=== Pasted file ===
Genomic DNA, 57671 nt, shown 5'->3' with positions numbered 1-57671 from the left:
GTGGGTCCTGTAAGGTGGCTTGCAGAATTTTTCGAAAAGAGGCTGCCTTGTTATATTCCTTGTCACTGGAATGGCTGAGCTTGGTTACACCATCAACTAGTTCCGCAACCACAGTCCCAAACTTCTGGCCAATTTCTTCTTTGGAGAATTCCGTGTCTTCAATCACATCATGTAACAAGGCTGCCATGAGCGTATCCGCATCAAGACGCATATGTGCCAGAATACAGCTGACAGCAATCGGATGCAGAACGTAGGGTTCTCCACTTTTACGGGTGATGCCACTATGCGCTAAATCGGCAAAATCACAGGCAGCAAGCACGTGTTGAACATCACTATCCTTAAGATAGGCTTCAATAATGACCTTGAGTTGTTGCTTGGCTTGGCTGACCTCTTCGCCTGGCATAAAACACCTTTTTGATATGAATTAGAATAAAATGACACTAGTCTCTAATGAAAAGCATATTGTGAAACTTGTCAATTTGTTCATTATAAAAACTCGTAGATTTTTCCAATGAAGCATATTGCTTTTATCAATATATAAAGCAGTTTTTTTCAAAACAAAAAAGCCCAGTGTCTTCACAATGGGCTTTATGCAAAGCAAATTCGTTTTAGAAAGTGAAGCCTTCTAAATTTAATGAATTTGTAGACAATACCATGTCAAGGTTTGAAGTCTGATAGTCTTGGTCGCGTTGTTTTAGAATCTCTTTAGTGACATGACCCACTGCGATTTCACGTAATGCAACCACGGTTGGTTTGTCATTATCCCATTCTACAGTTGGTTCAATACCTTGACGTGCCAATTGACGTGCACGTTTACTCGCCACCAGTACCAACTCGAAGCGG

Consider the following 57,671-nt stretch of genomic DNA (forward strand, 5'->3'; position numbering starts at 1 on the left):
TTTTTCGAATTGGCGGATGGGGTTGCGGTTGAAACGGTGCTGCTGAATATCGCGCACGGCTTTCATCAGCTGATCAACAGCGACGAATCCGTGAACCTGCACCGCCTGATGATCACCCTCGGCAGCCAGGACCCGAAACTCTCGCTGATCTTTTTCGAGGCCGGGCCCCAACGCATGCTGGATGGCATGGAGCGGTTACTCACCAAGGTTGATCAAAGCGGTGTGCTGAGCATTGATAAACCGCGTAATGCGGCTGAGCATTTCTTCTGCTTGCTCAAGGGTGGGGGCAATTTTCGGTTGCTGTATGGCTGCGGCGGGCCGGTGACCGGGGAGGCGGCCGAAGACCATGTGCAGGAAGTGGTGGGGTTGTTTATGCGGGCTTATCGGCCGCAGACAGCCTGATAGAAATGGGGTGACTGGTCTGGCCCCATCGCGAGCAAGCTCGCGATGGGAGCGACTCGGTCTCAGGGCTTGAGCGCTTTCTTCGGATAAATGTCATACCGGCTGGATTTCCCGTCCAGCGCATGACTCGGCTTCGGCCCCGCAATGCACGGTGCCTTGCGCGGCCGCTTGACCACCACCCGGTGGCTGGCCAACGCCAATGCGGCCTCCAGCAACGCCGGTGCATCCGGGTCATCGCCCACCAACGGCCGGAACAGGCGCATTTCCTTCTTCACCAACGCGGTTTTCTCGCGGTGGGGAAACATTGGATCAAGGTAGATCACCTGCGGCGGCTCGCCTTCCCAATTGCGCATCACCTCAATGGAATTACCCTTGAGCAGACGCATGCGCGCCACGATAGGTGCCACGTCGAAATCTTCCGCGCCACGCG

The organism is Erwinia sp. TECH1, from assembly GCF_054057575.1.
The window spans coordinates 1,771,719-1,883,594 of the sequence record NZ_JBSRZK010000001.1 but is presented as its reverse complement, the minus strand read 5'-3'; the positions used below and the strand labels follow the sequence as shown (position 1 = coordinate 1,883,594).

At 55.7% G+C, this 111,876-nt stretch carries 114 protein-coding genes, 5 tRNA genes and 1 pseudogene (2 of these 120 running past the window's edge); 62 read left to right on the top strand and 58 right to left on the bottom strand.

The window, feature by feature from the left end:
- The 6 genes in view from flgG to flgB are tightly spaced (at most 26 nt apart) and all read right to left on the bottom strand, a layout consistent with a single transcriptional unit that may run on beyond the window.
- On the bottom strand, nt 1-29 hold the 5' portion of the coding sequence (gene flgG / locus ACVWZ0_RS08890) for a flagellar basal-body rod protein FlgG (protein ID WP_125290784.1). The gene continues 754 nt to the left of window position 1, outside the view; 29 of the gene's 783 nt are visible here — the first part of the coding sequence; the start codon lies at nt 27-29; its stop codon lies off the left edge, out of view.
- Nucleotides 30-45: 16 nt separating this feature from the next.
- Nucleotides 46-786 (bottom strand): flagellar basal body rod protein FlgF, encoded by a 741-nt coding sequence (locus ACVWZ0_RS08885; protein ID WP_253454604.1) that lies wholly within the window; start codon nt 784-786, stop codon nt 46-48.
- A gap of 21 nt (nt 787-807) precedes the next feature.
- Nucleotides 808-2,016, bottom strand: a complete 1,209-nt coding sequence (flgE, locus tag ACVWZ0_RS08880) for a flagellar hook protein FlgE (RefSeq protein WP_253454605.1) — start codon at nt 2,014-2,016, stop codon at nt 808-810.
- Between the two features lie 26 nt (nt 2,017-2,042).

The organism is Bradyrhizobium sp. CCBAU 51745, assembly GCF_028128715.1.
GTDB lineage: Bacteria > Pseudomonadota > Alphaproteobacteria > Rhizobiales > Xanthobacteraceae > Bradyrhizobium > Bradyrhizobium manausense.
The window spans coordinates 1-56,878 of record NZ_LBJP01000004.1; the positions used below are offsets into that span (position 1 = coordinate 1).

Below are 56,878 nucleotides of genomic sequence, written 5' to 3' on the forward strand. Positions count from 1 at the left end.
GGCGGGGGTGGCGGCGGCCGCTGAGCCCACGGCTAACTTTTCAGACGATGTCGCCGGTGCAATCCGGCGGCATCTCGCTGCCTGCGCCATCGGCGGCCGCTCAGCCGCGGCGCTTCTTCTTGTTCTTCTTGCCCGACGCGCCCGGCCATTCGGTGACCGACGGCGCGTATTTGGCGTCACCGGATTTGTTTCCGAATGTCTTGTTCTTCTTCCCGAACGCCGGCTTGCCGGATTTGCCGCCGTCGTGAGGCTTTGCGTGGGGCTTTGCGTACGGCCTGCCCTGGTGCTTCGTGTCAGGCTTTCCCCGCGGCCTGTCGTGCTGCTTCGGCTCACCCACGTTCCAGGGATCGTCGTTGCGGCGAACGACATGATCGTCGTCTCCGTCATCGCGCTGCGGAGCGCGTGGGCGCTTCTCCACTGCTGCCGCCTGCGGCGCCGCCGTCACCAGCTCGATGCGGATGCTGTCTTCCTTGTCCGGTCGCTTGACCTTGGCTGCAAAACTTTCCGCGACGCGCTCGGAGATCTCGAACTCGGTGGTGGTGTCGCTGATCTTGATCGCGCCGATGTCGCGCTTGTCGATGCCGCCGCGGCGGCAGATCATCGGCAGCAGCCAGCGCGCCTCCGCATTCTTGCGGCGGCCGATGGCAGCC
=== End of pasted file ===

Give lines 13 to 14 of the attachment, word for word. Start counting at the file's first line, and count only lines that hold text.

- A gap of 21 nt (nt 787-807) precedes the next feature.
- Nucleotides 808-2,016, bottom strand: a complete 1,209-nt coding sequence (flgE, locus tag ACVWZ0_RS08880) for a flagellar hook protein FlgE (RefSeq protein WP_253454605.1) — start codon at nt 2,014-2,016, stop codon at nt 808-810.